I think it is fair to say I am having a wee bit to much fun painting the back of the proverbial set. Now that I can parcel out chunks of the ship, I am busily at work "zoning" the vessel. It's like playing Sim-City. I take individual parcels, and mark then "Family Housing" or "Agriculture" or "School". Except that I don't have any graphics. AND SO HELP ME IF ANYONE HITS THAT GAB DARN DISASTER BUTTON I WILL HAVE WORDS. WORDS!

The further along that I go in this, the more I'm reminded of an old coffee table book by Paolo Soleri: Archology. Yes, Yes, there were Archologies in SimCity too. But you never got to see the inside.

In a sense, this vessel I'm designing has to embody all of the design goals that Soleri set out when he coined the phrase Archology. The word is short for Architecture+Ecology. I'm constructing (at least in my head, and the imagination of the player) an extremely large building that contains its own ecosystem. It is part resort. Part factory. Part office building. Part school. While I have to provide space for doing, I also have to provide space for not-doing. A person is sometimes in the mood for a night at the clubs. That same person, at a different stage of their life, (or perhaps just later that week) might want to just disappear into a wilderness for a few days.

But as an expression of an Arcology, this place has to have its own economy. It has to be self-sustaining. And it all has to fit inside of a finite volume.

In my head (and on sheets of graph paper), I'm putting together neighborhoods. And markets. Parks. Massive factories. Quirky taverns. Lofty theaters. Museums of questionable veracity. Institutions of ad-hoc learning. And all of them built to ADA standards, with proper allowances for HVAC, electrical and plumbing, and, most importantly, restrooms.

The basic concept is that the lifestyle on board is a throwback to urban life before the Industrial Revolution. Roads are just wide enough for people to walk in both directions. (About 3 meters, or 10 feet.) There are robots or beasts of burden pulling wagons, but no vehicles more sophisticated than a bicycle. The entire residential area is built for walkability.

The top 5 "levels" of each dome are empty space. The floor of that empty space provides some sort of recreational facility:

Sphere AA 4.3 acre temporate forest
Sphere BA 4.3 acre sports facility
Sphere CA 4.3 acre botanical garden.
Sphere DA 3 acre lake, with a 1 acre beach at the center
Sphere EA Ski Resort/Rock Climbing facility
Sphere FA desert climate with All-Terrain vehicle course and gun ranges.

Settlement is concentrated in the 5 levels around the equator of each sphere. Different spheres have different concentrations of usages:

Sphere AVillage 1, population 335
Sphere BShopping/Recreational Facilities
Sphere CVillage 2, population 335
Sphere DIndustrial Park 1
Sphere EVillage 3, population 335
Sphere FIndustrial Park 2

The concept is that the noise and other unpleasantries of industry are confined to their own sphere, apart from where people live. The industrial areas contain factories, warehouses, and storage tanks.

In case of some horrible industrial accident, the entire sphere can be sealed off, preventing fire and smoke from spreading to the residential areas. Also note that the recreation facilities in both industrial spheres are composed of largely inanimate material that can easily be reconstituted if the sphere fills with smoke.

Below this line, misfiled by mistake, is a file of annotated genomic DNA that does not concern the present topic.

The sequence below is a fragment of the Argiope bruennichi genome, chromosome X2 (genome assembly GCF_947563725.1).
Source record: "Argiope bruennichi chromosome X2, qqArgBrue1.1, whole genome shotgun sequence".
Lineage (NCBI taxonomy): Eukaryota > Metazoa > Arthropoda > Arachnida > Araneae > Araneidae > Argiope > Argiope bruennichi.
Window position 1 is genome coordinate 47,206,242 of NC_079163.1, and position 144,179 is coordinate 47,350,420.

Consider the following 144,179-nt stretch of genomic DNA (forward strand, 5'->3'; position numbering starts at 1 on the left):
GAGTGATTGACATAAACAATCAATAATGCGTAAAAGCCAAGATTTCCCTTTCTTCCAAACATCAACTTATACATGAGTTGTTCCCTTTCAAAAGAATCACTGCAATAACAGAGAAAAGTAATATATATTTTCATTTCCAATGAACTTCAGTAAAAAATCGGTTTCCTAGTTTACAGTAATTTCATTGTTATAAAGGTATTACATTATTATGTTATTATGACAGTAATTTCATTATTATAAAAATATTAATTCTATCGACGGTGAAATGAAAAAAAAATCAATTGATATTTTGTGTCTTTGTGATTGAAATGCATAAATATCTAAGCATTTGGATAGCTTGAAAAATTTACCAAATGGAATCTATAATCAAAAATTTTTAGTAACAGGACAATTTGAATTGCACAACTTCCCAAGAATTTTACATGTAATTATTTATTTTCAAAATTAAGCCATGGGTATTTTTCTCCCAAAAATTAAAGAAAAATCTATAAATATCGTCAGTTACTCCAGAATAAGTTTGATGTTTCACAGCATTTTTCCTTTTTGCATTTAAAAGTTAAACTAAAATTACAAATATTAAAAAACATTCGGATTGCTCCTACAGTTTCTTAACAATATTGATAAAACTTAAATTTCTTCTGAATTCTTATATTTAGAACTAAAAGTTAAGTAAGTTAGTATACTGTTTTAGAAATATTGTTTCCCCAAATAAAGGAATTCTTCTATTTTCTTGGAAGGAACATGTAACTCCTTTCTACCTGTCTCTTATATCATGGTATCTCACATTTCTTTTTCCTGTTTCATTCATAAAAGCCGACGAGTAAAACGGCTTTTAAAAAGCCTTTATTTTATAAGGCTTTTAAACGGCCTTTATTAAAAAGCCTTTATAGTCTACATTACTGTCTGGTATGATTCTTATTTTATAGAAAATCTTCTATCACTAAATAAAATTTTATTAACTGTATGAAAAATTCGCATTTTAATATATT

We need 2 spheres, because if there is some sort of industrial accident, we need some sort of industrial base to rebuild with.

The population is divided evenly between three Villages. Each of those villages operates on a different schedule. At any given moment, one village is on working hours, one village is on sleeping hours, and one village is on free time hours. This allows the ship to cover a 24 hour day without causing stress on the crew. Because the entire village is on the same schedule, a factory worker is on the same schedule as his or her children's school day. Even better, someone who is a shopkeeper can operate on a normal schedule too! Everyone leaves after breakfast, does their thing, and arrives home at the same time.

Villages include their own schools, communal dining facilities, and stores that stock the most commonly needed items that are a pain to drag all of the way back from the mall. They also have parks, playgrounds, and community pools that operate on the Village's schedule. Odds are that each of the Villages will develop their own character over time, with distinct neighborhoods and even customs and holidays.

Parks, Community pools, a medical center, and shops are sprinkled all around the Villages. But there is nothing that draws a large crowd or concentration of people. (The ship runs 24 hours, it's usually someone's bed time all the time.) Sphere B is where theaters, competitive sports, dance clubs, amusement parks and whatnot that tend to draw large crows will go. This will be the vessel's equivilent to the Vegas Strip. Everything runs 24/7 in Sphere B. But because the people who work in Sphere B come from all three of the villages, nobody has to work crappy hours so that others can have fun.

All of the spheres will have agricultural fields on the decks above the equatorial region, but below the sky deck levels. Below level one in each sphere will be a mix of agriculture and life support machinery. The mass of the machinery is concentrated low on the sphere to keep the center of gravity low, and allow the balance between thrust and centrifugal accelleration to naturally level the sphere where it needs to go to produce the proper effect of straight up and straight down accelleration.

I think I'm finally at the point where I can imagine myself walking through the vessel.